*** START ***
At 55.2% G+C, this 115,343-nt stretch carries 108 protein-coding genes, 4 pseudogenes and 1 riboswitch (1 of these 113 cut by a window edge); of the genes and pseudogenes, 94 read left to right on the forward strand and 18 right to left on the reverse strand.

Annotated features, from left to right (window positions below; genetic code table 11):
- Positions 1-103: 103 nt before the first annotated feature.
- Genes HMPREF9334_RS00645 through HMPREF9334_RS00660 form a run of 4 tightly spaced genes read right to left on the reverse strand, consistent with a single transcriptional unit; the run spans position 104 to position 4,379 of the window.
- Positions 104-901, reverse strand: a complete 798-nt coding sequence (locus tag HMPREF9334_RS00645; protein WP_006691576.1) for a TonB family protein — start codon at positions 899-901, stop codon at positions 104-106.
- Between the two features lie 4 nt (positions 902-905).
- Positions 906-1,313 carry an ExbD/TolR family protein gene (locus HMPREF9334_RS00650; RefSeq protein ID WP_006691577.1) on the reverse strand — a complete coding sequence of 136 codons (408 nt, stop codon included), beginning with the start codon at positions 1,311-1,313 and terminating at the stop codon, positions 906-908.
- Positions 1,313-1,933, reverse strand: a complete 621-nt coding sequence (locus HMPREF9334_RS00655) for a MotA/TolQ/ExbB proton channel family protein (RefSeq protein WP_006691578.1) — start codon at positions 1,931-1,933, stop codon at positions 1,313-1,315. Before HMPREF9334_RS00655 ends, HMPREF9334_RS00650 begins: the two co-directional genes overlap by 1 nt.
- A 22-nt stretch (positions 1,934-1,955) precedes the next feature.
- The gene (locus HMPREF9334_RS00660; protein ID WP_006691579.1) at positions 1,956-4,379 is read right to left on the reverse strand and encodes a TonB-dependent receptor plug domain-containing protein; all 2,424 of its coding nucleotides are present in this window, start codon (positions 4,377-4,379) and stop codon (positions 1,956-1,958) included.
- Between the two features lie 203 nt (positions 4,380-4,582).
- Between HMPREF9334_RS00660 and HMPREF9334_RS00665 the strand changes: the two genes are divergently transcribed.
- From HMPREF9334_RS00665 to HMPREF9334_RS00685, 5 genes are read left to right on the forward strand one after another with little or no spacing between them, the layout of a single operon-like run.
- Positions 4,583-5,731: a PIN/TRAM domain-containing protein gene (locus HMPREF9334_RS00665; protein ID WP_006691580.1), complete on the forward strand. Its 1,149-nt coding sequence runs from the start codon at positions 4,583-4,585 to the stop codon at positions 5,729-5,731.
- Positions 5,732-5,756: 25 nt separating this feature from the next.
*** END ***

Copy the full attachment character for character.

At 55.2% G+C, this 115,343-nt stretch carries 108 protein-coding genes, 4 pseudogenes and 1 riboswitch (1 of these 113 cut by a window edge); of the genes and pseudogenes, 94 read left to right on the forward strand and 18 right to left on the reverse strand.

Annotated features, from left to right (window positions below; genetic code table 11):
- Positions 1-103: 103 nt before the first annotated feature.
- Genes HMPREF9334_RS00645 through HMPREF9334_RS00660 form a run of 4 tightly spaced genes read right to left on the reverse strand, consistent with a single transcriptional unit; the run spans position 104 to position 4,379 of the window.
- Positions 104-901, reverse strand: a complete 798-nt coding sequence (locus tag HMPREF9334_RS00645; protein WP_006691576.1) for a TonB family protein — start codon at positions 899-901, stop codon at positions 104-106.
- Between the two features lie 4 nt (positions 902-905).
- Positions 906-1,313 carry an ExbD/TolR family protein gene (locus HMPREF9334_RS00650; RefSeq protein ID WP_006691577.1) on the reverse strand — a complete coding sequence of 136 codons (408 nt, stop codon included), beginning with the start codon at positions 1,311-1,313 and terminating at the stop codon, positions 906-908.
- Positions 1,313-1,933, reverse strand: a complete 621-nt coding sequence (locus HMPREF9334_RS00655) for a MotA/TolQ/ExbB proton channel family protein (RefSeq protein WP_006691578.1) — start codon at positions 1,931-1,933, stop codon at positions 1,313-1,315. Before HMPREF9334_RS00655 ends, HMPREF9334_RS00650 begins: the two co-directional genes overlap by 1 nt.
- A 22-nt stretch (positions 1,934-1,955) precedes the next feature.
- The gene (locus HMPREF9334_RS00660; protein ID WP_006691579.1) at positions 1,956-4,379 is read right to left on the reverse strand and encodes a TonB-dependent receptor plug domain-containing protein; all 2,424 of its coding nucleotides are present in this window, start codon (positions 4,377-4,379) and stop codon (positions 1,956-1,958) included.
- Between the two features lie 203 nt (positions 4,380-4,582).
- Between HMPREF9334_RS00660 and HMPREF9334_RS00665 the strand changes: the two genes are divergently transcribed.
- From HMPREF9334_RS00665 to HMPREF9334_RS00685, 5 genes are read left to right on the forward strand one after another with little or no spacing between them, the layout of a single operon-like run.
- Positions 4,583-5,731: a PIN/TRAM domain-containing protein gene (locus HMPREF9334_RS00665; protein ID WP_006691580.1), complete on the forward strand. Its 1,149-nt coding sequence runs from the start codon at positions 4,583-4,585 to the stop codon at positions 5,729-5,731.
- Positions 5,732-5,756: 25 nt separating this feature from the next.